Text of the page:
Takeda Sokaku's third son, Tokimune Takeda (武田 時宗 Takeda Tokimune, 1916–1993), became the headmaster of the art following Sokaku's death in 1943. Tokimune taught what he called "Daitō-ryū Aikibudō" (大東流合気武道?), an art that included the sword techniques of the Ono-ha Ittō-ryū along with the traditional techniques of Daitō-ryū Aiki-jūjutsu. It was also under Tokimune's headmastership that modern dan rankings were first created and awarded to the students of Daitō-ryū (only 5 dan ranks ). Tokimune Takeda died in 1993 leaving no official successor, but a few of his high-ranking students, such as Sano matsuo and Shigemitsu Kato, from Hokkaido are preserving the will of Sokaku and Tokimune Takeda to pass Daitō-ryū Aiki-jūjutsu to the younger generation as a koryu bujutsu of the Aizu clan.

Aiki-jūjutsu

Aiki-jūjutsu is a form of jujutsu that emphasizes "an early neutralization of an attack." Like other forms of jujutsu, it emphasizes throwing techniques and joint manipulations to effectively control, subdue, or injure an attacker. Of particular importance is the timing of a defensive technique to either blend or neutralize an incoming attack's effectiveness and use the force of the attacker's movement against them. Daitō-ryū is characterized by ample use of atemi, or the striking of vital areas, in order to set up jointlocking or throwing tactics.

Some of the art's striking methods employ the swinging of the outstretched arms to create power and to hit with the fists at deceptive angles, as may be observed in techniques such as the atemi that sets up gyaku ude-dori (reverse elbow lock). Tokimune Takeda regarded one of the unique characteristics of the art to be its preference for controlling a downed attacker's joints with one's knee in order to leave one's hands free to access one's weapons or to deal with the threat of other oncoming attackers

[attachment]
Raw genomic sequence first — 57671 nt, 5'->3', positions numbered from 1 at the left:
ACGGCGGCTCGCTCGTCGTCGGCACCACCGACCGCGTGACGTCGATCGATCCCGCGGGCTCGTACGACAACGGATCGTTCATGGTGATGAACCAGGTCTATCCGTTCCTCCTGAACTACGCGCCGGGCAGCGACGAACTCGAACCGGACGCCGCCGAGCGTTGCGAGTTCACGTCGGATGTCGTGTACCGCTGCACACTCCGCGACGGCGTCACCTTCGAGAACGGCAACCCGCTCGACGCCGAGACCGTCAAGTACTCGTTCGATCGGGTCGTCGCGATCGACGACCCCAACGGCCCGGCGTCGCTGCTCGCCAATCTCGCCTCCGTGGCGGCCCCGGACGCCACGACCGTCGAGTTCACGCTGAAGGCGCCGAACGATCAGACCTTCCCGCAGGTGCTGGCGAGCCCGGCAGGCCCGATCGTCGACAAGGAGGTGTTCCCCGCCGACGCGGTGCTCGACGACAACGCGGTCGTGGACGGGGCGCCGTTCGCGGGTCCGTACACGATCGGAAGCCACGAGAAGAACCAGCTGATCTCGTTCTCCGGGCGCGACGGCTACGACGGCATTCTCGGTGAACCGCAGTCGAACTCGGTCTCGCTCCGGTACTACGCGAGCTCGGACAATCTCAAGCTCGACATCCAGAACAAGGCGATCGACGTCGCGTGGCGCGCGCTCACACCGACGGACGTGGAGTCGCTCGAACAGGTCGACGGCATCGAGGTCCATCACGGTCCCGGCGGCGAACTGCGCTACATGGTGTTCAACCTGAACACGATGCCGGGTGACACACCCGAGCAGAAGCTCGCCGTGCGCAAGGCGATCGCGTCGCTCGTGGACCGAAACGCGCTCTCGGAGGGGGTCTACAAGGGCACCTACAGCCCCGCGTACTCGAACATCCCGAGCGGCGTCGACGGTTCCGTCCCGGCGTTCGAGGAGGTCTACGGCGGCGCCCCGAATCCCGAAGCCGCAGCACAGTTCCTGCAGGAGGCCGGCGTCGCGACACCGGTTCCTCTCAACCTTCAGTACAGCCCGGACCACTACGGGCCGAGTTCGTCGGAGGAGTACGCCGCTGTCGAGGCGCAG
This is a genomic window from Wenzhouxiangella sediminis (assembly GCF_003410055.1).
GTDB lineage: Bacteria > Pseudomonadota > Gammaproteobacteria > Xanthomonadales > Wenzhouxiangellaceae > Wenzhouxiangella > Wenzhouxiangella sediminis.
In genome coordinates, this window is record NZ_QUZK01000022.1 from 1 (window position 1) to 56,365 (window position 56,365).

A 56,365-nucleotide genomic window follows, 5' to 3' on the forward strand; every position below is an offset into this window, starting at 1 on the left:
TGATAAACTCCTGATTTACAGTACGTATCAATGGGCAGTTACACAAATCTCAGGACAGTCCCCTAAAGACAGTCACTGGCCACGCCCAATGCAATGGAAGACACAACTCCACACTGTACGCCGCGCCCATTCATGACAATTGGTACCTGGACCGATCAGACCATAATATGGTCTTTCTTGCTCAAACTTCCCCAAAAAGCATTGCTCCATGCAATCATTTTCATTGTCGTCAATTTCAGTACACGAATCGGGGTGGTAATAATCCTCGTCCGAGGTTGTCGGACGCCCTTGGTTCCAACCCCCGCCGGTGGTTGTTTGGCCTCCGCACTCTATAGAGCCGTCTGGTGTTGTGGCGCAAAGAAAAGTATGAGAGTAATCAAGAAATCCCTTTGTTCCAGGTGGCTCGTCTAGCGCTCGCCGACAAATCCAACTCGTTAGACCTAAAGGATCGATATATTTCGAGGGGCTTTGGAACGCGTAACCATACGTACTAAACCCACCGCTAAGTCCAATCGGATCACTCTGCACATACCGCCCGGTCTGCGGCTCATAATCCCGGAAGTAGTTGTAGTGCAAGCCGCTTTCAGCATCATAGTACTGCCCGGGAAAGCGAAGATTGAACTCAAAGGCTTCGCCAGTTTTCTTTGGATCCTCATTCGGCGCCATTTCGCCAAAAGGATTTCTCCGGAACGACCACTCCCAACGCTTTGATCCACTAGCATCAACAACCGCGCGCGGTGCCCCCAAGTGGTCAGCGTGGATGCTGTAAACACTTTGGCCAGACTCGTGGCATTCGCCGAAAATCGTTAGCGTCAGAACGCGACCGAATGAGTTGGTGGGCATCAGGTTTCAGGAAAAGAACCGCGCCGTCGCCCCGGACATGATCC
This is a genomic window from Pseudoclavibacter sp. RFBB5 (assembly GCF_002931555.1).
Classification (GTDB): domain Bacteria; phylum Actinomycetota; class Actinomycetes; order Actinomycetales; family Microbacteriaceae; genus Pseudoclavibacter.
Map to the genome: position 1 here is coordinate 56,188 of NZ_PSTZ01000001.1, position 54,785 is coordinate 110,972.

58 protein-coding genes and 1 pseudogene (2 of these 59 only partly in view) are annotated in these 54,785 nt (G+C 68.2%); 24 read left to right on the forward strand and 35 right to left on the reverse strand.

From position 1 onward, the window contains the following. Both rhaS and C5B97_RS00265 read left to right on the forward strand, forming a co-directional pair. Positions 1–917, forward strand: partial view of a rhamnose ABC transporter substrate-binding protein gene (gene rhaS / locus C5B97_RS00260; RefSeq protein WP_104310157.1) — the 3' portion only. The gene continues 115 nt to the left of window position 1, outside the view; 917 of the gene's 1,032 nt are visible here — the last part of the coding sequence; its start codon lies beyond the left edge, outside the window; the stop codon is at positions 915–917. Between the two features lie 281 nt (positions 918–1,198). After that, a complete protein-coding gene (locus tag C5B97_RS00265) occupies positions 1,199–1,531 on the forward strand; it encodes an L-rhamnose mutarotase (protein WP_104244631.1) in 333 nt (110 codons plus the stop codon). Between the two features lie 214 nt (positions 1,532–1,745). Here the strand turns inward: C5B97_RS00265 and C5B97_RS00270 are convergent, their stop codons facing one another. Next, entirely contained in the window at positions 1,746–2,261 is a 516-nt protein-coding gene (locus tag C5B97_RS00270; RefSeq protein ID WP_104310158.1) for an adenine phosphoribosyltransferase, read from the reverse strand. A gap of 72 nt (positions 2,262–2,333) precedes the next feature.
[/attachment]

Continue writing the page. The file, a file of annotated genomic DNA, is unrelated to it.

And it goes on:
Aiki concept

Takeda Sokaku defined aiki in the following way:

The secret of aiki is to overpower the opponent mentally at a glance and to win without fighting.

Tokimune Takeda, speaking on the same subject during an interview, said:

Could you explain in a little more detail about the concept of aiki?

Aiki is to pull when you are pushed, and to push when you are pulled.

It is the spirit of slowness and speed, of harmonizing your movement with your opponent's ki.

Its opposite, kiai, is to push to the limit, while aiki never resists.

The term aiki has been used since ancient times and is not unique to Daito-ryu. The ki in aiki is go no sen, meaning to respond to an attack.